The Lise Meitner – Minerva Center for Computational Quantum Chemistry is a joint center that includes members from the Schulich Faculty of Chemistry at the Technion and chemistry departments in the Hebrew University of Jerusalem, Weizmann Institute, Tel Aviv University and Bar Ilan University.
Hebrew University: S. Shaik (director), D. Avnir, A. Shurki, R. Shenhar
Weizmann Institute: M. Bendikov, L. Kronik, J. Martin
Tel Aviv University: O. Hod
Bar Ilan University: D. T. Major
The Center was created in 1996 by S. Shaik (HU) and Y. Apeloig (Technion), and was later extended to include researchers from other universities. The Center is supported by the interest of an endowment created by the Minerva Foundation in Germany. Most of the Center’s financial resources are used to support fellowships for graduate students and post-doctoral fellows.
The Center is devoted to the development and application of quantum chemical techniques and concepts to a variety of chemical problems, thereby enabling theory and experiment to interact and enrich each other. The Center’s members include theoretical and experimental chemists who apply the powerful tools of modern computational quantum chemistry and quantum chemical thought to a variety of problems covering the gamut of chemistry, materials science and biochemistry. The Center also serves as a focal point for training and educating a new generation of qualified young investigators, MSc and PhD students, and post-doctoral fellows. The Center focuses on studying computational chemical problems that are being studied simultaneously experimentally by members of the Center as well as by other research groups worldwide.
Groups of the Center’s members apply computational quantum chemistry to various chemical problems in the fields of mechanistic organic and organometallic chemistry, catalysis, organosilicon chemistry, crystallography, electronic dynamics in nanostructures, and quantum transport through molecules, numerical algorithms for the solution of linear and non-linear Schrödinger Equations.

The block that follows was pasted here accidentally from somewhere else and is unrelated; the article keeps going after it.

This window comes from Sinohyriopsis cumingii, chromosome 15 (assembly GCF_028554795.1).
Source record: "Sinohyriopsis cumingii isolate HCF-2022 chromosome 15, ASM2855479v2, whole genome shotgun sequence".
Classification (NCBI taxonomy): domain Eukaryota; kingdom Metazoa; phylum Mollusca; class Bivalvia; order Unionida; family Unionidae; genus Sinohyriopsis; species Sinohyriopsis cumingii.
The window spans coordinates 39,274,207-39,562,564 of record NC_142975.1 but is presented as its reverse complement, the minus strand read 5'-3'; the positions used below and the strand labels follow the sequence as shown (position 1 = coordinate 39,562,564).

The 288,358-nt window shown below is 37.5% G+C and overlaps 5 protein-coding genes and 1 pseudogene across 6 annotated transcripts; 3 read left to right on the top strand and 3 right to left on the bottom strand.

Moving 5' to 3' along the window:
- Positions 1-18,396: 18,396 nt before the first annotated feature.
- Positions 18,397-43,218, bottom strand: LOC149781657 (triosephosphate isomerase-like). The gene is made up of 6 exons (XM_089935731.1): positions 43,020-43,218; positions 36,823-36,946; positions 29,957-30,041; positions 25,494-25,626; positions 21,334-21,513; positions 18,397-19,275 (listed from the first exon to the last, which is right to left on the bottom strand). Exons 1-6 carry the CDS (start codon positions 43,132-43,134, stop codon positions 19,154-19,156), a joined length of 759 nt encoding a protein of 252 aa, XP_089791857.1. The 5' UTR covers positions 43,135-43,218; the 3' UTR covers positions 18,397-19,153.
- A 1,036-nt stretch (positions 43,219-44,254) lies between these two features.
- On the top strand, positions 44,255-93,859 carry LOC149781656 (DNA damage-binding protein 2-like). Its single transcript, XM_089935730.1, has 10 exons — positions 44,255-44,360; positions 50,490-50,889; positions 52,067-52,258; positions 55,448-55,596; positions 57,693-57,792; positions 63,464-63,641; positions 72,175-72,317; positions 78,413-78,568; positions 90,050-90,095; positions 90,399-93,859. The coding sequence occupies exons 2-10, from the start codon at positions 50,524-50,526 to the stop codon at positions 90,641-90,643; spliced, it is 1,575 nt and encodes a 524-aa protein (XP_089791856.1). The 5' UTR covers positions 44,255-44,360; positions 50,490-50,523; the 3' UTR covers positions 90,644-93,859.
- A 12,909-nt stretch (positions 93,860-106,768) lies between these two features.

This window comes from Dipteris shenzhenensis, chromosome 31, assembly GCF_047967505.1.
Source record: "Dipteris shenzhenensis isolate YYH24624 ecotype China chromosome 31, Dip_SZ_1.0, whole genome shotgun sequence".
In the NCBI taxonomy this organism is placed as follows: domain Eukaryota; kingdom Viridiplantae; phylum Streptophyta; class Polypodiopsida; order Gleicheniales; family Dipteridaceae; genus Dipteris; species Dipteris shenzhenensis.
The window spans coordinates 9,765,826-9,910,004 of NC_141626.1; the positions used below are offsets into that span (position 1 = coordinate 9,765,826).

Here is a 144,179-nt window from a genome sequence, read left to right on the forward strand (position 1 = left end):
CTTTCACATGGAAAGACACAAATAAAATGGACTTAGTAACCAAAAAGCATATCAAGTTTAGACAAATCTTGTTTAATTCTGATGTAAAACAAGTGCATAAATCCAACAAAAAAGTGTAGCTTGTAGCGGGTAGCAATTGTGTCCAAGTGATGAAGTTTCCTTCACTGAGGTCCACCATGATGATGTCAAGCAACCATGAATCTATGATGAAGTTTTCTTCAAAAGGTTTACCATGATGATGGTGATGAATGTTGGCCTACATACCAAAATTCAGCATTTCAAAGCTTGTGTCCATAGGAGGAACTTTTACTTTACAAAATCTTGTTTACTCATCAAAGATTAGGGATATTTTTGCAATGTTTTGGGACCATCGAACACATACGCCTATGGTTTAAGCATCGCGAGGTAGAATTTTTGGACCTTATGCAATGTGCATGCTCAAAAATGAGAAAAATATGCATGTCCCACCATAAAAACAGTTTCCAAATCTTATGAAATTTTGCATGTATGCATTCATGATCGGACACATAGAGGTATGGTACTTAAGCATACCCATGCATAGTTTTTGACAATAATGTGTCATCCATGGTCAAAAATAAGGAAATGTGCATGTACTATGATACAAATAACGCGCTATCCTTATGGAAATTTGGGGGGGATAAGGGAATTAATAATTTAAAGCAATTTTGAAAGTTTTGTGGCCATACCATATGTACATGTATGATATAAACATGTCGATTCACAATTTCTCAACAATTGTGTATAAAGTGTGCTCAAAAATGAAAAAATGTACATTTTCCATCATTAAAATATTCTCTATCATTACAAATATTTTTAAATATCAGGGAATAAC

At the moment, these groups at the Technion comprise some 30 researchers, most of whom are graduate students and post-doctoral fellows. The Center’s members are also advising and assisting other groups in the Schulich Faculty of Chemistry who are interested in applying computational tools to the problems they are studying experimentally.
The Center is equipped with state-of-the-art computer servers: a ZX6000 HP workstation with two Itanium II processors; a SGI Altix 330 workstation with four 1.5GHz Itanium II processors; and four SGI Altix XE340 workstations each with two compute nodes with Nehalem 2.5GHz quad-core state-of-the-art processors (eight processors in each workstation). The Minerva Center members also have access to the Faculty’s computer cluster, which consists of 10 HP workstations with state-of-the-art Nehalem quad-core processors (all together 80 cores) and the Technion’s computer facilities, including a SUN cluster with 128 double-core AMD processors. From mid-2012, we will have priority access to a recently purchased Technion SGI cluster with 1,056 cores. These computational facilities are enabling the Center’s members to remain at the forefront of computational research.
In addition to research activities, the Center organizes annual conferences, mini-workshops and special lectures by world-renowned guest lecturers. The Center also rewards students for their excellence in research with travel grants to scientific conferences.
During the last five years, prominent quantum chemists visited the Center, gave special lectures in the Faculty and interacted with faculty members, including: M. Parrinello (ETH, Switzerland), D. G. Truhalr (Uni. of Minnesota, USA), F. Weinhold (Univ. of Wisconsin, USA), T. Ziegler (Univ. of Calgary, Canada), W. L. Jorgensen (Yale, USA) S. Grimme (Univ. of Münster) and J.S. Fransisco (Purdue Univ. USA), R. Boyd (Dalhousie Univ., Canada), G. Frenking (Univ. of Marburg), L. Radom (Univ. of Sydney, Australia) and P. Schreiner (Univ. of Giessen, Germany). We have also hosted prominent young German scientists in the field of computational quantum chemistry: F. Neese (Univ. of Bonn, Germany), A. Dreuw (Wolfgang Goethe-Univ., Germany), M. Reiher (ETH) and R. Berger (TU Darmstadt, Germany).